Tuesday, August 9, 2011
I'm The Other Woman
I wrote this blog the day after my Dad was diagnosed with stage 4 non-small cell lung cancer. I didn't want to post it prematurely. We buried Daddy today and I am certain that the rest of my life will be totally different. I still don't know what I'll do without my Dad around. Here's what I wrote on the 14th of June:
I managed to get out for a run today, in an effort to clear my mind and ease some stress. Ha. How can that possibly happen? As I began the run, a million thoughts were going through my head. What on earth will I do if my Daddy doesn't beat this? Is he strong enough to take the treatments he'll need? Does he even want to live the life that the treatments will cause? I know what the diagnosis means - what the numbers are. I know that this will be an uphill fight and that his days are probably numbered, be it two months or two years. They are numbered. What do I do? Stay here? Go home? If I go home, I bring lots of chaos and I just don't want to impose that. What help can I be? Maybe God has a miracle slated for Dad. Maybe He will make this all go away. But I don't think so. About two minutes into my run, I passed a house with a banner hanging on it - "WELCOME HOME DADDY!" Hand-painted, in kids' handwriting. We do live on an Air Force base, so this might not seem like anything special. But today it was. It made me wonder: Do they have those signs in heaven? For the Daddies who go to heaven? Wait. Is my Daddy going to heaven? Suddenly, I believed that sign was put there for me. Like God was telling me that it was time for my Daddy to go Home. So I immediately began to pray. Hard. Pray for guidance, for healing, for strength, for a miracle. But all of a sudden, it hit me: I was going against God. How could I compete with God? I suddenly felt like I was the other woman, trying to convince God to let Dad choose me. Over God. How could I expect him to do that? How could I expect anyone to choose me over God? He will...and should...choose to be with God. It was clear to me then - I don't know when, but he will go Home fairly soon. I just hope there's a sign welcoming him when he gets there. Because he deserves at least that. I love you, Daddy. And I'll miss you when you go.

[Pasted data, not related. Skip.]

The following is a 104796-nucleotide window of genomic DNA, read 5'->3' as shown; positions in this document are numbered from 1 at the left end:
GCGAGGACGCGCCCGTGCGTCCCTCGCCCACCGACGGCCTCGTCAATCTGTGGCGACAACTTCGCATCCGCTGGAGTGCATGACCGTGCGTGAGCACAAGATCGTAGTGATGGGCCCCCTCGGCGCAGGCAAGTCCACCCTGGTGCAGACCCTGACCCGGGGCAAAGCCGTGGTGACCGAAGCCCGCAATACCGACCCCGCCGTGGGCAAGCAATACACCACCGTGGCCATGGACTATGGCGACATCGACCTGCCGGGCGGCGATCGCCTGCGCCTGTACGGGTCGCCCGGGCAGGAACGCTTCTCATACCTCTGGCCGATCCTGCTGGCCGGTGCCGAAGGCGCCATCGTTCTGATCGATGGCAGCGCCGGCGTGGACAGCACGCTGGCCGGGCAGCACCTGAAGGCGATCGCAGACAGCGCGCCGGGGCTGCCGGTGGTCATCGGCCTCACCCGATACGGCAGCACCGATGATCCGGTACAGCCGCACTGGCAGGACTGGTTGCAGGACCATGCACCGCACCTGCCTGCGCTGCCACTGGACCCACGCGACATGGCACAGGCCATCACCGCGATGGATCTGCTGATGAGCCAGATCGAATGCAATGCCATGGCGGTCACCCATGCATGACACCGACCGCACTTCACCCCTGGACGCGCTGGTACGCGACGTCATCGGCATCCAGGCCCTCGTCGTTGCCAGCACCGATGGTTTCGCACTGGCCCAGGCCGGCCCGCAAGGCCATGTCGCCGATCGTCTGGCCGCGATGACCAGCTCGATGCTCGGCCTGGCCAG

With nearly 200 people at his visitation and over 300 at his service, it was obvious that I am not the only one who will miss him.